PREPARE THE GROUND FOR WINTER
We have to learn the lesson from last year. Most of us got caught out by the unexpected early winter that seemed to last a very long time, and getting onto the land to do some winter digging had to wait till about March. It is quite noticeable that a lot of plot holders have made a good start this autumn to crack on with the digging. The winter to come may not be as severe as last winter, but you just cannot take the risk.
As soon as crops have been harvested get some compost, leaf mould or manure spread and start the digging, but leave the soil surface as rough as possible to expose a large surface area to the weather. In spring the soil will crumble easily to a fine tilth for sowing and planting.
My early crops of onions, sweet corn, salads, French and broad beans, turnips, beetroot and a bed of strawberries now three years old have all been cleared at the end of summer, dug over, then raked level and sowed with a green manure of mustard.
As soon as I see a few flowers appearing on the mustard I will trample it down and dig it in so it has all winter to rot down to provide humus to improve the soil structure for my spring plantings.
However mustard belongs to the brassica family so can get infected by club root. This does not help crop rotation when you try to plant your cabbages, sprouts, cauliflowers and turnips on clean land not previously had brassicas for a few years. There are other green manures just as good for a quick crop such as tares, clovers and rye grass. Tares and clovers belong to the pea and bean family, so have the advantage of having nitrogen fixing bacteria on their roots which collect nitrogen while growing and then release it back to the soil to be used by next crop after they rot down.
Every garden and allotment holder should have a compost heap. If you are really serious about growing good crops it is vital that you feed the soil to increase its fertility. Poor soil will produce poor crops, and adding fertiliser, even if it is organic, is no substitute for bulky organic manures. In past times farmyard manure was more plentiful, cheap and available, but today it is a much rarer commodity, so it is necessary to look out other products. However if you find a good source it is as good as you can get, but horse manure is also excellent. Chicken manure is good, but is very concentrated so needs bulking up with compost, old straw, bark chips, shreddings, grass cuttings or whatever you can find. Don’t throw out old used growbags, or compost from tubs and hanging baskets as these can all be reused on the compost heap. However always check them for the presence of vine weevil larvae. Sometimes you can find about fifty in a plant tub. These multiply very quickly, so if you find them remove them and either offer them to your friendly robin always fluttering close by, or squeeze them to kill them. Its a bit messy but it works.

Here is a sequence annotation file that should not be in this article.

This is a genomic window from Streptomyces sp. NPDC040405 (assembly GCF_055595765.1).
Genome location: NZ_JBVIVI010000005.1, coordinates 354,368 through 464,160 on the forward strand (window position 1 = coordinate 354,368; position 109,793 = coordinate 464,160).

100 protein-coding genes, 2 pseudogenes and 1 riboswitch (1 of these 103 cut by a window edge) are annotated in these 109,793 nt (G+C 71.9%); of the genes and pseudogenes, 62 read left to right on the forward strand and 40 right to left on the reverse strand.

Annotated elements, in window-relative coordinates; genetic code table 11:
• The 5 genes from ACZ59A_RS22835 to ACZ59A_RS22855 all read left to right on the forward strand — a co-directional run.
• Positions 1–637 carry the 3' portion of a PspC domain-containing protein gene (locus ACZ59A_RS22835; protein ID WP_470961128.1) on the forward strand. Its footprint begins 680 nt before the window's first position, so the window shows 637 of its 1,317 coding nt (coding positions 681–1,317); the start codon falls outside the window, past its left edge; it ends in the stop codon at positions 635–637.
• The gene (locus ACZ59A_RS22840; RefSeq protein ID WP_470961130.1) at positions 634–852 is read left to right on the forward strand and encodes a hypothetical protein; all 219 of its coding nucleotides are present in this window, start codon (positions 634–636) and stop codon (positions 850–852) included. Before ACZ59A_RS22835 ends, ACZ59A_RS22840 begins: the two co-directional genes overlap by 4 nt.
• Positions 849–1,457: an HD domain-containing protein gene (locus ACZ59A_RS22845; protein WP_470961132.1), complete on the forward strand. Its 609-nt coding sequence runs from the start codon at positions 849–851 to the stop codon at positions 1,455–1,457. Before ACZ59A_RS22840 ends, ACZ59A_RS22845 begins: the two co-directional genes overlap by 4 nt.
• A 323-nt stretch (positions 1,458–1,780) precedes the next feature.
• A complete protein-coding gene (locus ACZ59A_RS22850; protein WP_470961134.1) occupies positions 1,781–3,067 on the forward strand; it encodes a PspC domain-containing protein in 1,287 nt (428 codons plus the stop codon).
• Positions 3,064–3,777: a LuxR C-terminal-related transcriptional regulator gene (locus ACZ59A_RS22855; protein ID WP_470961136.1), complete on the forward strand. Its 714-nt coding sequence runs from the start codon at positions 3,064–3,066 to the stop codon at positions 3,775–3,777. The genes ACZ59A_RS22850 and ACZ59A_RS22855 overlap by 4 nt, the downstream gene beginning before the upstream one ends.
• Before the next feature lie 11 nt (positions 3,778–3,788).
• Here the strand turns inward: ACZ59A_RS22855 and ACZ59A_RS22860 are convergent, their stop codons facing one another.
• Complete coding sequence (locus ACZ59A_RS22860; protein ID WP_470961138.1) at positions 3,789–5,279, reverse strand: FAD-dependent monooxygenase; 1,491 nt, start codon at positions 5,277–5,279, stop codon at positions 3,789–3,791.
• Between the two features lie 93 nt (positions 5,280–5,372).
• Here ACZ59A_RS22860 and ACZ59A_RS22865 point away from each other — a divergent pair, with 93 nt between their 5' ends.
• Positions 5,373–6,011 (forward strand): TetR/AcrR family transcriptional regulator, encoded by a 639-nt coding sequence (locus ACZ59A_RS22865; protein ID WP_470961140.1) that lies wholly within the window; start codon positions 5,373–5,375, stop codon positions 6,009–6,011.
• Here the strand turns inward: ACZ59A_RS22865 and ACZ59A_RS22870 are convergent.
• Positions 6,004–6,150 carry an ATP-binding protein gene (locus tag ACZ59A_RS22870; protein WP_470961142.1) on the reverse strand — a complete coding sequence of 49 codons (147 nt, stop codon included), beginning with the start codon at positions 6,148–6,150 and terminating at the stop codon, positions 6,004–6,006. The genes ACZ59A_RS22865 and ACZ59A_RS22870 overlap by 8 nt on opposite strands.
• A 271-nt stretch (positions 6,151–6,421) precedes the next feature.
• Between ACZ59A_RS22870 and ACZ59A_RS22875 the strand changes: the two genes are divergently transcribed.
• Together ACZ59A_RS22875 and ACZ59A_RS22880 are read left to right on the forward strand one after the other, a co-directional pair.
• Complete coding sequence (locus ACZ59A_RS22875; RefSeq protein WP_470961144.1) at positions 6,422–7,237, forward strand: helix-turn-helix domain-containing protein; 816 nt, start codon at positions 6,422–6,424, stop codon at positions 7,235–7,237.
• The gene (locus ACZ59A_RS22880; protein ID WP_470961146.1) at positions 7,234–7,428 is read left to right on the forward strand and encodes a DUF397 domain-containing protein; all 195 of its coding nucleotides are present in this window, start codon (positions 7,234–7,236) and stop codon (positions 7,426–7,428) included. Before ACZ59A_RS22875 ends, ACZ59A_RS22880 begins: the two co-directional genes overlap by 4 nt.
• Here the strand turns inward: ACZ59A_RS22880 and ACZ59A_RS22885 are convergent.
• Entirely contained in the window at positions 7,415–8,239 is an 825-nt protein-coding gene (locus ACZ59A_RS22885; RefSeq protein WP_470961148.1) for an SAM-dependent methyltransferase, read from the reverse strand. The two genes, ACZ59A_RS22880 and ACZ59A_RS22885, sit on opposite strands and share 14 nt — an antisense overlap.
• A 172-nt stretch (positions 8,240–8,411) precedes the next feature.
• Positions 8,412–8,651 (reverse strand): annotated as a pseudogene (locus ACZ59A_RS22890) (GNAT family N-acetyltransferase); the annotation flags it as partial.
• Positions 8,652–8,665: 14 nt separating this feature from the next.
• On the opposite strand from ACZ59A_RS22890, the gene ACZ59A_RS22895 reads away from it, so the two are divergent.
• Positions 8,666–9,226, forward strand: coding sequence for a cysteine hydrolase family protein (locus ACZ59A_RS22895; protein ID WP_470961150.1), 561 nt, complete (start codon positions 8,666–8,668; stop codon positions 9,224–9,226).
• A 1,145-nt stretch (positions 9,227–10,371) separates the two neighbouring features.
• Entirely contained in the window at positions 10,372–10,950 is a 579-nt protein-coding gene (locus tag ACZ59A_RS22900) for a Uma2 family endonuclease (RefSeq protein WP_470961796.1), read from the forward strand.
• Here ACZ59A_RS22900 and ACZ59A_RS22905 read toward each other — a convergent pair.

All plant material can be composted, but to help the breakdown process, chop it up as much as possible before you add it to the heap. If it is woody and you have access to a chipper or shredder then you will have an excellent material to mix into your compost heap. Similarly, newspapers, utility bills often quite scary, bank statements showing interest at a very low rate, junk mail, unfriendly letters from creditors demanding payment for unpaid bills can all be very useful to bulk up your compost heap once they have been shredded.
Do not add any diseased plant material to your compost heap as most fungus spores can last for many years.
The compost heap will rot down faster if you keep the material chopped as small as possible and the heap is kept moist. Cover the heap with an old carpet to keep in the moisture and heat, but take it off during wet weather to allow rain to soak in.
Composting worms are different from the normal garden worm. They are present everywhere, and they will seek out your heap so no need to buy them in, but help them out by turning over the compost heap at least once every four or six months.
I use all my compost heap during my winter digging period, theoretically completed before Christmas in a normal year. That was my plan last year, but nature had its own plan and dumped a couple of feet of snow on my allotment without my permission and was in no hurry to remove it, so it took till March to get the soil turned over. Every year is different, so take every dryish day you can find to get the compost or manure dug in as you do not know what lies around the corner.
If you are digging in compost or manure it is better to take out a trench the depth of the spade so you can work backwards and have room to get the organic material incorporated into the soil as the digging proceeds. You will certainly need a trench if you are digging in a green manure otherwise it is very difficult to get it turned over cleanly with everything buried in the soil. At this time of year leave the soil rough to weather down over winter unless you are preparing a planting area for fruit bushes or plants. Any patch destined to be permanently planted with fruit trees, raspberries, blackcurrants, saskatoons or other fruit bushes is better being double dug up to two feet deep.
You will need to take out a trench at least 18 inches wide, but still only one spade depth. Fork up the bottom of the trench, adding some compost. This greatly assists drainage, aeration and gives the new plants an excellent root run to get them off to a good start. If you dig up any clay, keep it in the subsoil layer and do not bring it into the upper fertile zone.
As usual I set my target to complete winter digging by Christmas, but available spare time and the unpredictable weather may tell a different story.